GM engineer who led 2012 ignition switch analysis retires
DETROIT -- General Motors said today that engineering executive Jim Federico has retired, the second high-level engineer to depart in recent weeks as GM shuffles its product development structure in the wake of its recall crisis.
Federico, 56, a top GM engineer who in recent years led the company’s global small-car development and vehicle integration, is retiring after a 36-year GM career “to take on new engineering and design challenges outside of the auto industry,” according to an internal e-mail dated today and obtained by Automotive News.
Federico led a team of GM engineers in the fall of 2012 that analyzed a defective ignition switch, more than a year before GM recalled 2.6 million cars with the part.
GM is the subject of at least four federal probes into its handling of the faulty switch, which the company has linked to at least 13 deaths since 2004. GM has said its engineers discovered as early as 2001 that the switch could slip out of the run position, disabling power steering and airbags.
A GM spokesman confirmed Federico’s decision to retire, saying it is unrelated to the ignition switch issue. His departure is effective immediately.
Federico in October 2012 oversaw a group of engineers that discussed whether to increase the torque on the switch to prevent it from slipping, according to a document released last month by a congressional committee investigating GM's handling of the switch defect. The team also explored why the defective ignition switch was keeping sensors in the cars from deploying airbags.
In a May 2013 deposition in a wrongful-death case against GM, engineer Brian Stouffer said Federico’s main contribution to the investigation was “helping with resources” as the issue was studied. Stouffer said another executive had since taken over for Federico in that role because “he had a workload that was excessive.”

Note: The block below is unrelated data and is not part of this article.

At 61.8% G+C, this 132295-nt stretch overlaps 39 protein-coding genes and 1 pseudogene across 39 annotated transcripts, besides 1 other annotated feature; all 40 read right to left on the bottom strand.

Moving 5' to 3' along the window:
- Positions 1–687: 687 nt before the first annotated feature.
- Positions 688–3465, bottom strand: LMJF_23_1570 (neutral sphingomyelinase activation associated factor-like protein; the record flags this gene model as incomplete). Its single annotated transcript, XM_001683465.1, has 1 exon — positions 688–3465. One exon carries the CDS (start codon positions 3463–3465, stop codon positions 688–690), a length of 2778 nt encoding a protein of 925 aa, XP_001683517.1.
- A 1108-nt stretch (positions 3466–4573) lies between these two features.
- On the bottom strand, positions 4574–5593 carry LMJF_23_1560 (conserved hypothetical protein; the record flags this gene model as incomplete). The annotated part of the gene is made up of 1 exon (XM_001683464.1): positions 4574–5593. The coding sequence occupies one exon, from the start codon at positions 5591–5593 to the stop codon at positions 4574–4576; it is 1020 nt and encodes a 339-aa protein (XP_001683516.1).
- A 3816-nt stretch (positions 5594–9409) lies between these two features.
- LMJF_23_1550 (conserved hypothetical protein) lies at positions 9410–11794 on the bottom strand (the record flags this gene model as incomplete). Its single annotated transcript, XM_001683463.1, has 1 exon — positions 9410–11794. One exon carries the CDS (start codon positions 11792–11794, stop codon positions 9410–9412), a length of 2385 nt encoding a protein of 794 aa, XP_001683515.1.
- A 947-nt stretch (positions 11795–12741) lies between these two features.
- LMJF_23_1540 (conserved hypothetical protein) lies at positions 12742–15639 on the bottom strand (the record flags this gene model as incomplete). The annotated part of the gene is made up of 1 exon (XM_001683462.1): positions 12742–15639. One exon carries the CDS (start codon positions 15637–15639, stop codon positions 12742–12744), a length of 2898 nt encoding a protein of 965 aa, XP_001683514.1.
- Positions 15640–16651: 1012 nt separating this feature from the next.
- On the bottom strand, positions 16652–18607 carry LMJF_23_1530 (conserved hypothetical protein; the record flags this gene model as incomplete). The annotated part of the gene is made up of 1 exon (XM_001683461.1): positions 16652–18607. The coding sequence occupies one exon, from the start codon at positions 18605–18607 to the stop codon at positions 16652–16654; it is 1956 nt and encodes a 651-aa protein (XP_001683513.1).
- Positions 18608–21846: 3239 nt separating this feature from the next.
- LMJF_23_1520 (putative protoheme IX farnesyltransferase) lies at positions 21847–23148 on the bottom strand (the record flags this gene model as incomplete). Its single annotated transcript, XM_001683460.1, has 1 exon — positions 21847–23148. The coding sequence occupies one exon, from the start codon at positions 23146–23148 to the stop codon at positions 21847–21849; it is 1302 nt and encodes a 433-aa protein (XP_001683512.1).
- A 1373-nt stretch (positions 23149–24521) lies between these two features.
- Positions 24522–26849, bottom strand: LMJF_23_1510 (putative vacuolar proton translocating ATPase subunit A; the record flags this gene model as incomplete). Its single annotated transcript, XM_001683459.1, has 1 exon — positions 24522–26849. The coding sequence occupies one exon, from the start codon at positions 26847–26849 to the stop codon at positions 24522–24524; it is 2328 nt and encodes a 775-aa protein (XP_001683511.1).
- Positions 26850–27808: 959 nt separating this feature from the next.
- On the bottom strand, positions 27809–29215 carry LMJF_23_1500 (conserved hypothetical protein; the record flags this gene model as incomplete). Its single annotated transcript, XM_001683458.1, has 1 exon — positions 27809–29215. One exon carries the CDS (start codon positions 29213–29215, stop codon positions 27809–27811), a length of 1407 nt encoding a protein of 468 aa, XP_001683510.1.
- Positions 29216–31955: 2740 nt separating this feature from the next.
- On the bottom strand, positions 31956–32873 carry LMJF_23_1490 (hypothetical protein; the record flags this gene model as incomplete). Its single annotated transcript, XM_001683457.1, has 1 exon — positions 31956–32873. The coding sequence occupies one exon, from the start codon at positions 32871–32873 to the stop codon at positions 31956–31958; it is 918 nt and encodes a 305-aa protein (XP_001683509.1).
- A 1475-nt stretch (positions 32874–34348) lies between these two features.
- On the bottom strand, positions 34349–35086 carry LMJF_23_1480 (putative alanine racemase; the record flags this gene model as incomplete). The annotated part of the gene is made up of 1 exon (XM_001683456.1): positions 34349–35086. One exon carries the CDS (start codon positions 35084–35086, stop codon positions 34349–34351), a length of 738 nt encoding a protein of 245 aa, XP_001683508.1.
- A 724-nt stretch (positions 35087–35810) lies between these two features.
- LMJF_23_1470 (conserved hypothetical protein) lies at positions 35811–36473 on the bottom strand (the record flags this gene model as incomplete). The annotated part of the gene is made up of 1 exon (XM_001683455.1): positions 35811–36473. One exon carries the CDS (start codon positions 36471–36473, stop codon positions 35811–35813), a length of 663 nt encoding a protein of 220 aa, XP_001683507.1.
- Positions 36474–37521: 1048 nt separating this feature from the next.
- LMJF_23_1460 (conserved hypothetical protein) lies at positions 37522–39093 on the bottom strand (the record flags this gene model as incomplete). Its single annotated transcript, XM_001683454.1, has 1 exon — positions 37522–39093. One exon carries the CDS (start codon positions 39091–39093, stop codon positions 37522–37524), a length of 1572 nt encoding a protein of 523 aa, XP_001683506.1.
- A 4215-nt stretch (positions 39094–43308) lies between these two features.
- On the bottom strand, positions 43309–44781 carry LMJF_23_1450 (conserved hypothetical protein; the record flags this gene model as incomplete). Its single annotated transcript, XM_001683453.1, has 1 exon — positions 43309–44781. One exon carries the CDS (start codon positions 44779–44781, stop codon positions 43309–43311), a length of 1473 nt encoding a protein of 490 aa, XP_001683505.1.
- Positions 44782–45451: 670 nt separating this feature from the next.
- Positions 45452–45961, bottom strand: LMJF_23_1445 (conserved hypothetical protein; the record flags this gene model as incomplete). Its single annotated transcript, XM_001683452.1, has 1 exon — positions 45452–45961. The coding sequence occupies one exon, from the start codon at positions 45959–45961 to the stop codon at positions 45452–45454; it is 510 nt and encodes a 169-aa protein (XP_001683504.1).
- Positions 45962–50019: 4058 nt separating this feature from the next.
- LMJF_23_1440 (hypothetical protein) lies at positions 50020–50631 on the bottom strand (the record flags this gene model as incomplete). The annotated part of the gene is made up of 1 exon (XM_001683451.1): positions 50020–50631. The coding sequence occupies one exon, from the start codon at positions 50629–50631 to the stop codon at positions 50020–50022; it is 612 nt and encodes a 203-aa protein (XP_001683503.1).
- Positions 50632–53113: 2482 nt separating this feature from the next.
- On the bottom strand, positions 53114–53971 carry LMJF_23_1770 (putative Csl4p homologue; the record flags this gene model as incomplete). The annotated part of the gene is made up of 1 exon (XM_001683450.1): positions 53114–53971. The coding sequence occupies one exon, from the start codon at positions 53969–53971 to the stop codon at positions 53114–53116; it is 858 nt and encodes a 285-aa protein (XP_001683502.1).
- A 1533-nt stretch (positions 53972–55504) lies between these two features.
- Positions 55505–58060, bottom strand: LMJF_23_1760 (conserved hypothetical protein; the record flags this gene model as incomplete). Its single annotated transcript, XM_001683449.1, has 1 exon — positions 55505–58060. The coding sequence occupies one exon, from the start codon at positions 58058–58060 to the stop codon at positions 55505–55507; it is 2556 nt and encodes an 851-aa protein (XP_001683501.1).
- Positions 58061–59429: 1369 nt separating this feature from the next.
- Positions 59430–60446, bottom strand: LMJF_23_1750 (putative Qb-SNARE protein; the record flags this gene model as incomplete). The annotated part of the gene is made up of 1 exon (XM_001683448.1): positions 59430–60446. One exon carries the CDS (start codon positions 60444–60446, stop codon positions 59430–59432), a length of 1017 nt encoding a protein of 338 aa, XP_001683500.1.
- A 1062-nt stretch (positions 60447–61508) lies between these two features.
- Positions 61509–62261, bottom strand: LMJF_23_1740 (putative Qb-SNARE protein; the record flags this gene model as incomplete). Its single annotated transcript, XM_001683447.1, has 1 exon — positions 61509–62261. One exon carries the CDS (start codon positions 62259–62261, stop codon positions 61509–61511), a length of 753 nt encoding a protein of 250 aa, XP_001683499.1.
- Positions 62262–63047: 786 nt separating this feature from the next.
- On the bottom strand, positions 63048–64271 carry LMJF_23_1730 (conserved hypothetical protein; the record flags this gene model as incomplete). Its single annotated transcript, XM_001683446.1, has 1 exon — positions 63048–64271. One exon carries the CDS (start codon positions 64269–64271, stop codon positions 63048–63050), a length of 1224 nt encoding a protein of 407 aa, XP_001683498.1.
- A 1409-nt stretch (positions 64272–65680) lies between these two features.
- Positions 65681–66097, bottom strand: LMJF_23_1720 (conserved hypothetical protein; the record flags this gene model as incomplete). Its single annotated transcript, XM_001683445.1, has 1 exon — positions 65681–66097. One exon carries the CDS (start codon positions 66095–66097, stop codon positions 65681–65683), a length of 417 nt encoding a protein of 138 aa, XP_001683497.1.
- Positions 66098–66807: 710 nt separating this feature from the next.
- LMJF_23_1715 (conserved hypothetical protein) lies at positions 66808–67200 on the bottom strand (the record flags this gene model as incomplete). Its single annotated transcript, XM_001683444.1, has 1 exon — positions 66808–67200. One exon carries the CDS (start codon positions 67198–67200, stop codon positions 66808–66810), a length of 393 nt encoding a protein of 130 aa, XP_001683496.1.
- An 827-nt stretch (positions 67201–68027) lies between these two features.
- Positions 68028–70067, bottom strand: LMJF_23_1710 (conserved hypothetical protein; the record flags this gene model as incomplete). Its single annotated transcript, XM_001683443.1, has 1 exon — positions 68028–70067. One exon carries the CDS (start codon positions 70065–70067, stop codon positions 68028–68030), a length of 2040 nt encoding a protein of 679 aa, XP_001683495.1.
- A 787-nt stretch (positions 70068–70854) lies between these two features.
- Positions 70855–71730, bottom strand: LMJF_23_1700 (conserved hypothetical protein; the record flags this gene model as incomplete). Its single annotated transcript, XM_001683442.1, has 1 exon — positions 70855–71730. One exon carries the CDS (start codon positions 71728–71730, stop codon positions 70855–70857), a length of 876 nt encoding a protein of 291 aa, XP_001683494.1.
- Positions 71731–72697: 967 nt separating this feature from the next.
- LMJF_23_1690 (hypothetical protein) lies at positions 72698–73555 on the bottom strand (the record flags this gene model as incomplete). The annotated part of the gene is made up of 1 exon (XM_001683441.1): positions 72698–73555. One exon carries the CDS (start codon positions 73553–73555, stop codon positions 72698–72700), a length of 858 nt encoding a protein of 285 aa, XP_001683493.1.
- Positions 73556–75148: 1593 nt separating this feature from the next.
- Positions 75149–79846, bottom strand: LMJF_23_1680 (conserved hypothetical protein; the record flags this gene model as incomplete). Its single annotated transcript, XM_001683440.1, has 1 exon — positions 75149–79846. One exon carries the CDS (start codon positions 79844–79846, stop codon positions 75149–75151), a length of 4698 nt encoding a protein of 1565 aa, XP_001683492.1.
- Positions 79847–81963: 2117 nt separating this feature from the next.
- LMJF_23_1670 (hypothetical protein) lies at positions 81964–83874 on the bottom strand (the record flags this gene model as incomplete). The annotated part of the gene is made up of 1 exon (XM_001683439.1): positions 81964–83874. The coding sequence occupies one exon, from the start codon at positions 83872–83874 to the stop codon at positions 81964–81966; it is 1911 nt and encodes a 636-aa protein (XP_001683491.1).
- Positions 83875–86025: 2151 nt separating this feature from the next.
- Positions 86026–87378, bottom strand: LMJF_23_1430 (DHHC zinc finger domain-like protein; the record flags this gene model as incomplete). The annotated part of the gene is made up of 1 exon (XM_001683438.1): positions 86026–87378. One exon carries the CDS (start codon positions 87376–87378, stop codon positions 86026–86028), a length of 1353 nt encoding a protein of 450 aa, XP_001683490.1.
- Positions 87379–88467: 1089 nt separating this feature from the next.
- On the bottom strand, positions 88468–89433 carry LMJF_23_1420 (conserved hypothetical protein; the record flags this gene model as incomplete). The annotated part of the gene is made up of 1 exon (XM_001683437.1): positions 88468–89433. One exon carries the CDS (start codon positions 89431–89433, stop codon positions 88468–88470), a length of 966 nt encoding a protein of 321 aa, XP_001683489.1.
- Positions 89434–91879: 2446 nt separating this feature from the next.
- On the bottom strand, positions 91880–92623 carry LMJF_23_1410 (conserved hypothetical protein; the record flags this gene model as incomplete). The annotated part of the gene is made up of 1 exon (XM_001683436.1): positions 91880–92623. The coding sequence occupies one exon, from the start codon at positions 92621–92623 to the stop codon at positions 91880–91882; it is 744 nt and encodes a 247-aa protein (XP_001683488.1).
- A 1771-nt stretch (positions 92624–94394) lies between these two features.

Lance Cooper, the lawyer who deposed Stouffer while representing the family of a Georgia woman who died in 2010 when her Chevrolet Cobalt crashed, told Automotive News in March that Federico was the next GM employee he planned to depose. Instead, GM settled the case in September 2013.
On April 22, GM said that John Calabrese, 55, vice president of global engineering, would retire as part of a plan to divide GM's engineering organization into two divisions. GM product-development chief Mark Reuss said at the time that Calabrese's departure was not related to the ignition switch issue.
Also last month, GM CEO Mary Barra said that the company has suspended two engineers with pay in connection with GM's internal probe of the ignition switch problem.
Reported to Barra
Federico reported directly to Barra beginning in 2011, when she became head of global product development. In late 2011, as GM’s chief engineer for electric vehicles, Federico spoke out in defense of the Chevrolet Volt after one of the cars caught fire following a government crash test.
Today's internal memo from Ken Morris, promoted in last month's restructuring to vice president of Global Product Integrity, calls Federico "one of GM's leading and accomplished engineers."
Federico was either chief engineer or vehicle line executive on the development of several core GM vehicles in recent years, including the Buick LaCrosse, Regal and Verano and Encore; the Opel Insignia, Mokka and Adam; and the Chevy Cruze, Sonic and Spark.
Federico began his GM career at a Chevrolet rear-axle plant in Buffalo, N.Y. He held high-level engineering posts at Oldsmobile and Cadillac and on GM's truck-development team.
"We thank Jim for his many contributions and wish him the best in his next adventure," Morris says in the memo.
Nick Bunkley contributed to this report.
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